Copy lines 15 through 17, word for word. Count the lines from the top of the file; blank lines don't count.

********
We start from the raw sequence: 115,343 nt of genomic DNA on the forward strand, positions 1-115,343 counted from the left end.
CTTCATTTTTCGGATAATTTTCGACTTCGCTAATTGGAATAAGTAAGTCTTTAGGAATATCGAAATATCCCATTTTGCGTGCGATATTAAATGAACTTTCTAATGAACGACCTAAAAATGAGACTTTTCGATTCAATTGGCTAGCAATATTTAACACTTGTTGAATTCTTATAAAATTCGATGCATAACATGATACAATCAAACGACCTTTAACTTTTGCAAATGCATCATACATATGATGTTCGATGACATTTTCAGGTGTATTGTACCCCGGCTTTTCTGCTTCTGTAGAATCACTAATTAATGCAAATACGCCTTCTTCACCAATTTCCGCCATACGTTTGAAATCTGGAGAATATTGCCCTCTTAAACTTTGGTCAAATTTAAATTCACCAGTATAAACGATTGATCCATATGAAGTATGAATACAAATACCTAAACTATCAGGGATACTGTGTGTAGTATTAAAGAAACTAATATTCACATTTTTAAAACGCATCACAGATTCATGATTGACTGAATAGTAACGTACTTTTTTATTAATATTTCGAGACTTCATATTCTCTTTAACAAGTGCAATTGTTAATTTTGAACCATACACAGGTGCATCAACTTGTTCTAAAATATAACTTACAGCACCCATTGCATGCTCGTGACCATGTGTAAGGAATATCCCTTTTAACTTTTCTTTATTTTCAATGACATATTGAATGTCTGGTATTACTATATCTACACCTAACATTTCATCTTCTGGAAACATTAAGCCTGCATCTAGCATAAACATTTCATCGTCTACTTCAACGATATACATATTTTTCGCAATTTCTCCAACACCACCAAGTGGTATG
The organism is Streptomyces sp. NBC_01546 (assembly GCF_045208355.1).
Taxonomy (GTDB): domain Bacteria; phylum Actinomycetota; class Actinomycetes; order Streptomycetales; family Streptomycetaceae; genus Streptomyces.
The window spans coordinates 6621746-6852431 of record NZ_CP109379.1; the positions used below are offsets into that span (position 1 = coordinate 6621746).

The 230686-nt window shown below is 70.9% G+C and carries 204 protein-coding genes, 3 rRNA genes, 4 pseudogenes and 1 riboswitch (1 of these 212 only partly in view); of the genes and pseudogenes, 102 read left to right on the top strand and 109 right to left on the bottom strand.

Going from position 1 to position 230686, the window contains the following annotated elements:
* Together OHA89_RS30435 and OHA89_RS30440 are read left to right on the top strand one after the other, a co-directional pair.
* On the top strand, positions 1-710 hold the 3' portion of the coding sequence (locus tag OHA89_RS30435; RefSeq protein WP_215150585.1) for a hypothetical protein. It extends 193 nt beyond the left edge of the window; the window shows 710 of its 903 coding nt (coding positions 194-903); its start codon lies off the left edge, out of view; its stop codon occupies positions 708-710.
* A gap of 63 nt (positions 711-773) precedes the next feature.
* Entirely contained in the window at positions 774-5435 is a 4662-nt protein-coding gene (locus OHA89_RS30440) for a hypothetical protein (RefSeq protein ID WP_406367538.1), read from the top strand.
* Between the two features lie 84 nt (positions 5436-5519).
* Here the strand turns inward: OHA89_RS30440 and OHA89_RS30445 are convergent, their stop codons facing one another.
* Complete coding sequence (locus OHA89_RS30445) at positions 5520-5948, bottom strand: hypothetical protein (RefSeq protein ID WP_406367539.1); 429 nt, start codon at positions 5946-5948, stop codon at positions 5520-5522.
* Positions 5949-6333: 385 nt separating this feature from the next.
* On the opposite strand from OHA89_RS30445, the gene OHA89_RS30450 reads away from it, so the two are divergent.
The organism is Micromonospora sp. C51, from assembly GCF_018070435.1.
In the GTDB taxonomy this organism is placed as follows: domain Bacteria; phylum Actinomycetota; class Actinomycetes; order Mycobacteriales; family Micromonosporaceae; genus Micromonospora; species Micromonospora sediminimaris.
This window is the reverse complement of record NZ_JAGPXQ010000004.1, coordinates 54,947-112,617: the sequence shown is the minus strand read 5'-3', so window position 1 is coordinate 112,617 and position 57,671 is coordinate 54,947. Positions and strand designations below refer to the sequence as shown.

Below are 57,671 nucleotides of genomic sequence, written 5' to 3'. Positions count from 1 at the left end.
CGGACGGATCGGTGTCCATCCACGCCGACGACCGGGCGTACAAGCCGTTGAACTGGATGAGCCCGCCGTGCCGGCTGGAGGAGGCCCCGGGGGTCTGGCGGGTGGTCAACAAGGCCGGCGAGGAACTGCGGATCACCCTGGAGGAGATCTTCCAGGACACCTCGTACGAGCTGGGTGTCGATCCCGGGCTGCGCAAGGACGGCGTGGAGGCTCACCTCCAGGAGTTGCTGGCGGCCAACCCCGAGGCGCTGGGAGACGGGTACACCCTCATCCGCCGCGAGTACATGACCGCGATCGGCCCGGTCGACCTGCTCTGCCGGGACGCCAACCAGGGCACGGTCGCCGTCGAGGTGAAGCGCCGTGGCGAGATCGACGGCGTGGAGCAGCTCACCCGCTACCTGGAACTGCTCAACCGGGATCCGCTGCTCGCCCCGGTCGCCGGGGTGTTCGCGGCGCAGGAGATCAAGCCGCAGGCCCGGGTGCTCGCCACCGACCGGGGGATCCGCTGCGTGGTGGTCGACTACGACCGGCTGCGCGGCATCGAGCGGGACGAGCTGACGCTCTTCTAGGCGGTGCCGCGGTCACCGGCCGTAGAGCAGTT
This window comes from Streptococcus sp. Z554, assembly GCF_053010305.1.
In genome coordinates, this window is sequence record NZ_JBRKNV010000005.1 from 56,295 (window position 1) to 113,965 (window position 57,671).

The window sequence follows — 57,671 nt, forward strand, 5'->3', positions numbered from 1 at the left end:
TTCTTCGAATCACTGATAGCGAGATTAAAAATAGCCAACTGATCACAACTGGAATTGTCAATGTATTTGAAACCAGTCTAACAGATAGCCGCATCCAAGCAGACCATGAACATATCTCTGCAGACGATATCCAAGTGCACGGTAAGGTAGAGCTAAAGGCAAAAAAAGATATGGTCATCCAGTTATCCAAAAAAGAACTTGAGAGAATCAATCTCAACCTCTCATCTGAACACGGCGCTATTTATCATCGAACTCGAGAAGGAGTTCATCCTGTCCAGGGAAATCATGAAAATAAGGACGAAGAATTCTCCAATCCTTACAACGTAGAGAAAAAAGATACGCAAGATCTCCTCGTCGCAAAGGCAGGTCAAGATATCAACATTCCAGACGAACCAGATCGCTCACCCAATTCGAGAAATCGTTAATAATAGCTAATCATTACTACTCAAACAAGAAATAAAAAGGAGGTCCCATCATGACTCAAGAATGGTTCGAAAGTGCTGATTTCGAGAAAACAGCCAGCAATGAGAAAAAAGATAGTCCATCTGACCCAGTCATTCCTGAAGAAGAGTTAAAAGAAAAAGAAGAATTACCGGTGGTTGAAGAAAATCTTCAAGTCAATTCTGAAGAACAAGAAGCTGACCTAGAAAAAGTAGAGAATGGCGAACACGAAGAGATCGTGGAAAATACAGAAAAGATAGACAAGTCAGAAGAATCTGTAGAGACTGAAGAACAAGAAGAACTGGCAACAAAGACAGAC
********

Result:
* Positions 5949-6333: 385 nt separating this feature from the next.
* On the opposite strand from OHA89_RS30445, the gene OHA89_RS30450 reads away from it, so the two are divergent.
The organism is Micromonospora sp. C51, from assembly GCF_018070435.1.